Microsoft Worldwide Partner Conference is the defacto number one ticket in the business software world – has been for nearly a decade. If there is a high profile meeting you need to have or want to get your message across, WPC has been the place to do it. Year after year it breaks the attendance records and serves as a launching platform for Microsoft’s strategy for the year and for years to come.
This year marks the first time that many of the partners I work with will not be making the trip. Not just IT Solution Providers but (sponsors) technology companies as well. There are the typical excuses:
1. I have too much on my plate right now
2. We don’t see a reason to go
3. I don’t like where it’s at (Los Angeles)
This year there is a new predominant message I keep on hearing: “I just don’t see the point.. Too much $$$ for too little value.. No ROI for the small partners..”
If partners that Microsoft depends on to deploy their solutions see no value in attending Microsoft’s conference, then can Microsoft really be blamed for building business models that not only exclude but force the exclusion of Microsoft partners from the Microsoft solution chain?
Granted, most of my discussions are with the infrastructure partners who do not do enough business with Microsoft to be a part of the strategic discussion – but they all do depend on benefits they receive from Microsoft in terms of promotional marketing collateral, (nearly) free software to run their computers and networks with and licensing help.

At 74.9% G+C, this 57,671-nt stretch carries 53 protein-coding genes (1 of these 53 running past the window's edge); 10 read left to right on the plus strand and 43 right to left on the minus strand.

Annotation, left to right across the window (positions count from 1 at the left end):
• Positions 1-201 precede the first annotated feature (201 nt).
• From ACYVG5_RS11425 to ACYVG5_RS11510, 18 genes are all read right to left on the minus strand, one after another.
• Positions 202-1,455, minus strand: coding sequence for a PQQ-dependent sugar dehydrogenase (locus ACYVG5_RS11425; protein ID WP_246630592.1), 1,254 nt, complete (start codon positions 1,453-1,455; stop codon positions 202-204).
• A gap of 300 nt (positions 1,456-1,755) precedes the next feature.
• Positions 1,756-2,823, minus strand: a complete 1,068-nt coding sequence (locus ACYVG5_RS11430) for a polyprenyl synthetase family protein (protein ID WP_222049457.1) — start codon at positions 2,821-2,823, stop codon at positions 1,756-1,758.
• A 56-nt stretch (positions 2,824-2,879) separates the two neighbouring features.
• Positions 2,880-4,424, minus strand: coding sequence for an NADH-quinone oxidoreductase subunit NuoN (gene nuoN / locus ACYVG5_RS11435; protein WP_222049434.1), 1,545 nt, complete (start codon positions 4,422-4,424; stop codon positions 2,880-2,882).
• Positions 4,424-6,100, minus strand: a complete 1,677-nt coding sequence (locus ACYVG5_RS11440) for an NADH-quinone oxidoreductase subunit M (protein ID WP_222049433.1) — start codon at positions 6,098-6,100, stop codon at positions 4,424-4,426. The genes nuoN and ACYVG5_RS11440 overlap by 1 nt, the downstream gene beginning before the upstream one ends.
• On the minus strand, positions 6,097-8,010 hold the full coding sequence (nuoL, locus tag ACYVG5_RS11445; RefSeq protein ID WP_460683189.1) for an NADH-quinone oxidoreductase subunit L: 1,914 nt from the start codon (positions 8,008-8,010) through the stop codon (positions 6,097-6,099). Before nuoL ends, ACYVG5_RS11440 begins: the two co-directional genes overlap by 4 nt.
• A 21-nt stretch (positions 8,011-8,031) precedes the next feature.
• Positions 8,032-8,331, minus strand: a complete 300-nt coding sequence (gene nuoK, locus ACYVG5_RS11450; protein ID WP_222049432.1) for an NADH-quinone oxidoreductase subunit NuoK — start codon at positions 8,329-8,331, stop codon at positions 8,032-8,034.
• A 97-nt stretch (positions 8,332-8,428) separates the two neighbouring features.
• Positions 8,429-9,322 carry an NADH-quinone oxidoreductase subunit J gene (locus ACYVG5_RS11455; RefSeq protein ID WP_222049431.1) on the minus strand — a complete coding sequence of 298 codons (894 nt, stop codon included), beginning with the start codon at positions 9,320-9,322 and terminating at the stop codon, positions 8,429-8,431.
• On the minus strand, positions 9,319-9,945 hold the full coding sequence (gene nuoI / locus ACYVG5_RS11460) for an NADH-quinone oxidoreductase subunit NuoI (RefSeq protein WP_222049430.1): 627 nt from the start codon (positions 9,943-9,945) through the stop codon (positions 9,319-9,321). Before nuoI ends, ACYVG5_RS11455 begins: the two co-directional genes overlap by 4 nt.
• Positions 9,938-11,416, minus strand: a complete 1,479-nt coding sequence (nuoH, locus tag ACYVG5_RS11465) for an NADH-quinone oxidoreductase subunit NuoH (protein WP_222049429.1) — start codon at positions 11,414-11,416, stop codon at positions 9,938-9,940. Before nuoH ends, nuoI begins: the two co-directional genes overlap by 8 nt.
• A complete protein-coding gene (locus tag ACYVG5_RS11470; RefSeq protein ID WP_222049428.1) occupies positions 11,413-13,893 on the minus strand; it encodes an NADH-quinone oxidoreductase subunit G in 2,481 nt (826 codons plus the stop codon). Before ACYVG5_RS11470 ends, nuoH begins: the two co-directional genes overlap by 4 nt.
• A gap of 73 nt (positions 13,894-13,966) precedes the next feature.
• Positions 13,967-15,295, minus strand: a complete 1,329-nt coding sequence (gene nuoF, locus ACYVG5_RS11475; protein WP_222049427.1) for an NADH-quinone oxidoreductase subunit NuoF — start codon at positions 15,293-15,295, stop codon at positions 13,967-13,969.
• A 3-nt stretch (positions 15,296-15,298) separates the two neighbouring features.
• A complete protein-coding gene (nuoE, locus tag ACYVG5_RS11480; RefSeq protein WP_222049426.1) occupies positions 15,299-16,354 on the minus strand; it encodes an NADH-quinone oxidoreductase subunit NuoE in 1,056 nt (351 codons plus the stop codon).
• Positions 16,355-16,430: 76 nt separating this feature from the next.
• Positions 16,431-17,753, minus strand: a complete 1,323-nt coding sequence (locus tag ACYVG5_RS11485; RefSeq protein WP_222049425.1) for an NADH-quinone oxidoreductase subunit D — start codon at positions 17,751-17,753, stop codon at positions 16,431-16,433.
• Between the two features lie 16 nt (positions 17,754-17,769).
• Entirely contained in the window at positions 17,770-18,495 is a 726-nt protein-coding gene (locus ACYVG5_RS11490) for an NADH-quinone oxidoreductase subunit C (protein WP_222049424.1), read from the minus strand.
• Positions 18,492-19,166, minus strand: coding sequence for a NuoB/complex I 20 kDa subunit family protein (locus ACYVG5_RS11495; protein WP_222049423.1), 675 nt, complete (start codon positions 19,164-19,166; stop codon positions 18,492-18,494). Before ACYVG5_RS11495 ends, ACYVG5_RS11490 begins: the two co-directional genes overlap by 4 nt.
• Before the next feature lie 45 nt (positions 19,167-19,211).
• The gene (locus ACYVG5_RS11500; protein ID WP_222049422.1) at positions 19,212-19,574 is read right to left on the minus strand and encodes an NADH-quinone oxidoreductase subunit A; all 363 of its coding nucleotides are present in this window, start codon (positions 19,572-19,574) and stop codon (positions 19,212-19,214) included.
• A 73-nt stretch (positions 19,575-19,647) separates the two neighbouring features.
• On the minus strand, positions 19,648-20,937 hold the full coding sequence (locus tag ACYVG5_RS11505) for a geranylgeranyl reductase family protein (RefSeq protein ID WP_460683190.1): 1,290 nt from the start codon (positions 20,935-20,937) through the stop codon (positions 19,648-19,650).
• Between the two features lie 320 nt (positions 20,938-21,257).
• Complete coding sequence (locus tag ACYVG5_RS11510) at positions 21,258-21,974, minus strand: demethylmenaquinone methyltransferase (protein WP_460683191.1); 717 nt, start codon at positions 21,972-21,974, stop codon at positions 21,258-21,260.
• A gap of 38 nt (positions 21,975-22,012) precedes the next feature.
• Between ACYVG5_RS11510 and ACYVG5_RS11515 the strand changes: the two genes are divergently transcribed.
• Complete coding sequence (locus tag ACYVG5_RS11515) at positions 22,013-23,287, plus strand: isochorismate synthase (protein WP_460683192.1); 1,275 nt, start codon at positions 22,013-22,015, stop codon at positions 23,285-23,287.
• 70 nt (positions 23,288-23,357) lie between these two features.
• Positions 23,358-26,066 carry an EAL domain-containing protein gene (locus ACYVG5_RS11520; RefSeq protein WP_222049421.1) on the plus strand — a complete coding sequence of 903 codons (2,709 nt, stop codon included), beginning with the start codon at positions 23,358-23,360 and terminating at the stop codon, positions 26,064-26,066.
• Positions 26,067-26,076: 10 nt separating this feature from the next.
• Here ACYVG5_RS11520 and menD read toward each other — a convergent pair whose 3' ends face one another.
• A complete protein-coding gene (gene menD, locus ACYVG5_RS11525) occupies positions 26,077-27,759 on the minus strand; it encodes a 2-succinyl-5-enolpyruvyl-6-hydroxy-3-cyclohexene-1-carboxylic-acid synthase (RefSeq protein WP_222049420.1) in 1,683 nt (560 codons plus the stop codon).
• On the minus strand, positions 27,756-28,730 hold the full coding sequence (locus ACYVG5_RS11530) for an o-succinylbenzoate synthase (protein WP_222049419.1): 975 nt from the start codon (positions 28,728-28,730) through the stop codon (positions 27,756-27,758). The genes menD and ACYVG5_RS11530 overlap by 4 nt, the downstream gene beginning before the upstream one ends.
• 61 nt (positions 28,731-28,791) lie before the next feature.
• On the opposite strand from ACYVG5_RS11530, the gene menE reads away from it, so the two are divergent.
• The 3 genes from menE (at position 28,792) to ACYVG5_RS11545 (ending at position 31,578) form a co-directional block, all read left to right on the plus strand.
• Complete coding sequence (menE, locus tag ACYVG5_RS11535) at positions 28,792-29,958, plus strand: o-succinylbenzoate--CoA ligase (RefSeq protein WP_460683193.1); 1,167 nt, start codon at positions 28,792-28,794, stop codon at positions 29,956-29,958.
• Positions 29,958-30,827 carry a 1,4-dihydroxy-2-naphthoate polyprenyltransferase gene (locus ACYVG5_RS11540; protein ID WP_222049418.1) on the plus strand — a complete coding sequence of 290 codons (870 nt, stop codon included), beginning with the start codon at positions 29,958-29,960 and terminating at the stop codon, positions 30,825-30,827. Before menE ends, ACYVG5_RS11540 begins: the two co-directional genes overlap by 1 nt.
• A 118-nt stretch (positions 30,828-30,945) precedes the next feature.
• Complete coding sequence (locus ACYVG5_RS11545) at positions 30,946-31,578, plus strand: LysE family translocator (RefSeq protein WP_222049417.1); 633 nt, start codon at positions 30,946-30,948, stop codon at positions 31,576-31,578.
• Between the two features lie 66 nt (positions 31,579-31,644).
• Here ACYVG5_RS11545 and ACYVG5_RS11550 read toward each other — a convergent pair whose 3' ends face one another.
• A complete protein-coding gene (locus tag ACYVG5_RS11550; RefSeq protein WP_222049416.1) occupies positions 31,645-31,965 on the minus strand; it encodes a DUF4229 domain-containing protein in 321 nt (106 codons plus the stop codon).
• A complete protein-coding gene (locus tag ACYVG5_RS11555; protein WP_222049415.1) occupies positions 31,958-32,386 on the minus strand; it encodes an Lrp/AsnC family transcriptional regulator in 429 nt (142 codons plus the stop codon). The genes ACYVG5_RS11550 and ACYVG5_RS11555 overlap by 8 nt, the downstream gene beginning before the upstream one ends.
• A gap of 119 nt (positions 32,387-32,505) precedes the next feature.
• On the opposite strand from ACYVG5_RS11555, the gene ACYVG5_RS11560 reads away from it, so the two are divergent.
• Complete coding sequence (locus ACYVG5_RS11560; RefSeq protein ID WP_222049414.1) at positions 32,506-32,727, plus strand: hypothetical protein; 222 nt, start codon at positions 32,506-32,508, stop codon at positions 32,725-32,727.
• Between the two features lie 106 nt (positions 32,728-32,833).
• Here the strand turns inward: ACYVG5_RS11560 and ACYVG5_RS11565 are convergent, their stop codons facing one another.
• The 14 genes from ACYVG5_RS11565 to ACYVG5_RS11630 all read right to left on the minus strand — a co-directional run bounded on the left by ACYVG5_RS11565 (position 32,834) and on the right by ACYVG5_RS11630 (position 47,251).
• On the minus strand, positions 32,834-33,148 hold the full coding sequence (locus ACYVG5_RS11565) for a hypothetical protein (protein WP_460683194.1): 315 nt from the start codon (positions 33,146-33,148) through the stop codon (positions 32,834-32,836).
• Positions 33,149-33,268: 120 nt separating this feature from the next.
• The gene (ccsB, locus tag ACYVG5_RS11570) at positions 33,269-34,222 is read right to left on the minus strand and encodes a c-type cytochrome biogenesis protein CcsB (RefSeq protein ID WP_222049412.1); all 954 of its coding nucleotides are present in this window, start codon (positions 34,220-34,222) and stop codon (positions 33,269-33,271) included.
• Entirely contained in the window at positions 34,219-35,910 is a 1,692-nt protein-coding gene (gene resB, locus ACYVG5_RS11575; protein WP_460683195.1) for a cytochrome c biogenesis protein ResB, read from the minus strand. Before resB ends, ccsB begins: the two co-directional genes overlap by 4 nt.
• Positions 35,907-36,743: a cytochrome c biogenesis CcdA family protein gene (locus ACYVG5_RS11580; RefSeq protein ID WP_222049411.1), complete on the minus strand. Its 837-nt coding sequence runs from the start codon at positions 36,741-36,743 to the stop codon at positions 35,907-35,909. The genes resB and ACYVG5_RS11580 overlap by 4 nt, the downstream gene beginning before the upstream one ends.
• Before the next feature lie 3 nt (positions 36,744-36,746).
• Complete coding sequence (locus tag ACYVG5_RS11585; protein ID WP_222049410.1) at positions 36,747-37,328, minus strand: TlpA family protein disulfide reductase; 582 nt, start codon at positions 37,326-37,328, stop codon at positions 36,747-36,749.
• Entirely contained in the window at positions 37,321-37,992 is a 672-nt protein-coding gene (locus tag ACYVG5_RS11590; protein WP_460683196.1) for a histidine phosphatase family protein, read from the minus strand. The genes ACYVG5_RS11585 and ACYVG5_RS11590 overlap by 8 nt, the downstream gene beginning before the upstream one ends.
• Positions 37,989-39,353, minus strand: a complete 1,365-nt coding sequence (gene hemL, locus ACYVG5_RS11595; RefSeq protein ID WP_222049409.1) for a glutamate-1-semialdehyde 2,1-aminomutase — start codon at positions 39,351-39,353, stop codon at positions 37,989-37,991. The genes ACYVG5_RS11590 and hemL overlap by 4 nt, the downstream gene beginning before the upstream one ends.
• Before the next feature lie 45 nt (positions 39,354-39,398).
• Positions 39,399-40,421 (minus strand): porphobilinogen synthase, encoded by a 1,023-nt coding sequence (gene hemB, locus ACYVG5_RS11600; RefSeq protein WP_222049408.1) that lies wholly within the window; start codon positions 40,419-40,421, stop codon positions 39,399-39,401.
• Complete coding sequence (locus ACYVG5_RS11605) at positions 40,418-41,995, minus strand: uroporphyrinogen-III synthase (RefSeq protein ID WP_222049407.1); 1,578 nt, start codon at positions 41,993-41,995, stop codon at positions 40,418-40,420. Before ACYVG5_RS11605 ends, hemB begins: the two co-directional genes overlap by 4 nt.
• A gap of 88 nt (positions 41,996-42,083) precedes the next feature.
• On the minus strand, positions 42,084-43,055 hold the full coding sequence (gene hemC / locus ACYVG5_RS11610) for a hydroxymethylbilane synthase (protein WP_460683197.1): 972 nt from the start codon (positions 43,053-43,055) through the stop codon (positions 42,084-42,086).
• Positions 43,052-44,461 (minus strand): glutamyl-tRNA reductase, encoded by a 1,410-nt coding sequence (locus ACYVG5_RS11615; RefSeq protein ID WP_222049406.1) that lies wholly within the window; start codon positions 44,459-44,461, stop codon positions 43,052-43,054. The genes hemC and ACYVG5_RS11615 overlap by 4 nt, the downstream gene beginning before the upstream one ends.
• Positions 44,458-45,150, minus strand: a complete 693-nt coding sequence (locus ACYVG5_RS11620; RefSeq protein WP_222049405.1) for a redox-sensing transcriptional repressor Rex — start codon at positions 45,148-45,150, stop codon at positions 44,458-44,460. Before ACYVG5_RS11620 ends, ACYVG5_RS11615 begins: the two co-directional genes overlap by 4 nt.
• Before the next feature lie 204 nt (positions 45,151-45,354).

This can be a dangerous path separation for the two parties. Microsoft, from their cloud business development standpoint, typically sees infrastructure partners as deployment assistance / setup laborers kind of like your cable TV installer. Meanwhile, infrastructure partners tend to be the gatekeeper (think “internal IT”) for small businesses that run Microsoft networks, they aren’t exactly the cable guy. So between Microsoft deciding they will handle the sales and billing and partners deciding that there is no value in working closely with Microsoft, what happens to the Microsoft software during the next refresh/upgrade decision making cycle?
Many (myself included) have criticized Microsoft for spending too much of it’s focus on crushing competition themselves, instead of counting on the partners. Let’s see if that message changes this year – because Microsoft has found out on Windows Phone and BPOS that without partners it’s not really able to get to the business customers on it’s own great marketing.